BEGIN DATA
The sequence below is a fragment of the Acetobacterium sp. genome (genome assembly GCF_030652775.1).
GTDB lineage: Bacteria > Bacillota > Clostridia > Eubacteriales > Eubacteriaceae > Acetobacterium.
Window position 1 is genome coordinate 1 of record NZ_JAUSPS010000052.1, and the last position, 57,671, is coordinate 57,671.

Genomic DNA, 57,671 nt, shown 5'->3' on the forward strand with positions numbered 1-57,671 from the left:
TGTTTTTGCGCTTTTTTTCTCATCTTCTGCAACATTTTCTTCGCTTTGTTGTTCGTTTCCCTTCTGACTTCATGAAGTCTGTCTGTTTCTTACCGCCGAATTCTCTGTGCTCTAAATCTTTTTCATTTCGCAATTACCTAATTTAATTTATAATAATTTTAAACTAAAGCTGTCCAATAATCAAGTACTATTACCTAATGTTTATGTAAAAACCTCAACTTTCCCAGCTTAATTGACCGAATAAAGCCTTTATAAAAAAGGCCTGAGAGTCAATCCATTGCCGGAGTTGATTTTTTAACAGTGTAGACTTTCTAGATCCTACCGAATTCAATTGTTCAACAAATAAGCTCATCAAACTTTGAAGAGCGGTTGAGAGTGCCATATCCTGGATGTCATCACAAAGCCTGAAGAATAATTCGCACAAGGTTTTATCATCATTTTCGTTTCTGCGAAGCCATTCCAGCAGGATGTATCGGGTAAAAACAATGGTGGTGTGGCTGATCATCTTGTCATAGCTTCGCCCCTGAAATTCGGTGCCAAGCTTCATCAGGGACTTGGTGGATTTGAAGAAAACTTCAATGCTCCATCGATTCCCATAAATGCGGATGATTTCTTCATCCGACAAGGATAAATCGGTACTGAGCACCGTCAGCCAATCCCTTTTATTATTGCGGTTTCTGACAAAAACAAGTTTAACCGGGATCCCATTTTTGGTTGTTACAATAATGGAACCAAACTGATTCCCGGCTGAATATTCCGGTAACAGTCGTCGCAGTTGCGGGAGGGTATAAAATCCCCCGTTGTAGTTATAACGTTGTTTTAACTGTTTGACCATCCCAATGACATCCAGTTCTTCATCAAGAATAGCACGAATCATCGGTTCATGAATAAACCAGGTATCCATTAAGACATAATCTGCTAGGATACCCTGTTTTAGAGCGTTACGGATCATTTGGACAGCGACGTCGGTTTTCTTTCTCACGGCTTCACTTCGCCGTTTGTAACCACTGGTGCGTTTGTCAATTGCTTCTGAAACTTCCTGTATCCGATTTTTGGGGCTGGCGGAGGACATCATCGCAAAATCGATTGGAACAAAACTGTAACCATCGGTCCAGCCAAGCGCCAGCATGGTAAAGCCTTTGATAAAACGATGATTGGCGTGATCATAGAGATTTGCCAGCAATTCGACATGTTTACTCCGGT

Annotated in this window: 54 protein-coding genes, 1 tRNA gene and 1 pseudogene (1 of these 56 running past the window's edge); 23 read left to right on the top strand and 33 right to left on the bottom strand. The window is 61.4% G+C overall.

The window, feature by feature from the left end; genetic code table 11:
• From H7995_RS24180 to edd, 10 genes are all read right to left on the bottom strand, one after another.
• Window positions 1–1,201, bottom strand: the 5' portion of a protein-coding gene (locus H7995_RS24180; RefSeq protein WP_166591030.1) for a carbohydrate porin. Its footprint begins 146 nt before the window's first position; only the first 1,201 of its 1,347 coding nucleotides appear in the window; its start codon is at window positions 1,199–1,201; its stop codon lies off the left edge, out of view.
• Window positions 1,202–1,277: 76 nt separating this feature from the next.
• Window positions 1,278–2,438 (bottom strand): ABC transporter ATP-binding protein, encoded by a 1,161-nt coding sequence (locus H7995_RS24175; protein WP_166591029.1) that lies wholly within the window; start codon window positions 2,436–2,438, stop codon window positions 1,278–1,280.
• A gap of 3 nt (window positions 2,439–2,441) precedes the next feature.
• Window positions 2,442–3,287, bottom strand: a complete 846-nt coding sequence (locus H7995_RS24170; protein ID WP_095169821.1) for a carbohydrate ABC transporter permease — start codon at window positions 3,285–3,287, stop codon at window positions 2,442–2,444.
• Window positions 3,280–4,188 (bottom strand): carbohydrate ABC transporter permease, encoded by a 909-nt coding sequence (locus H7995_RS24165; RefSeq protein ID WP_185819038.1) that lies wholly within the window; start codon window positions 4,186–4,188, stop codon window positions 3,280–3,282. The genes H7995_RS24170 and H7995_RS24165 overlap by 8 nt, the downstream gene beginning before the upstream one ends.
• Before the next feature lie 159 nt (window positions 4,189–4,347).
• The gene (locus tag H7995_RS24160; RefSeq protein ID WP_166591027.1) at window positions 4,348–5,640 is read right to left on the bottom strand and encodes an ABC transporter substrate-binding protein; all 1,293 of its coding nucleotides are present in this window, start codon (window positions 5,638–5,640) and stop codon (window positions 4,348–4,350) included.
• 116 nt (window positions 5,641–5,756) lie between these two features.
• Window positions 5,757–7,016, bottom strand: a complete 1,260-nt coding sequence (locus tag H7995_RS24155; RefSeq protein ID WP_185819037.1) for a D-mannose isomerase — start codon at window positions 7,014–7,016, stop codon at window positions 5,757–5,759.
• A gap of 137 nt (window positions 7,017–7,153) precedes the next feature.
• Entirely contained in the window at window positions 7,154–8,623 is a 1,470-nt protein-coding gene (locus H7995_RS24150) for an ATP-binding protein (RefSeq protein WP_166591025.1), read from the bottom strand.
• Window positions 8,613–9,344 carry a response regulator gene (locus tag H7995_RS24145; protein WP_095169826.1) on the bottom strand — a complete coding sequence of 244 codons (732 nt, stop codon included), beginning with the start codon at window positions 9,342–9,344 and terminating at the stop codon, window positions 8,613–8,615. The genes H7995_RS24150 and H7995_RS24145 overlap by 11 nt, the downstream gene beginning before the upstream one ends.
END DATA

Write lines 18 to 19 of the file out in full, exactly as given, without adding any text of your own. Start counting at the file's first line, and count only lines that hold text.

• Window positions 5,757–7,016, bottom strand: a complete 1,260-nt coding sequence (locus tag H7995_RS24155; RefSeq protein ID WP_185819037.1) for a D-mannose isomerase — start codon at window positions 7,014–7,016, stop codon at window positions 5,757–5,759.
• A gap of 137 nt (window positions 7,017–7,153) precedes the next feature.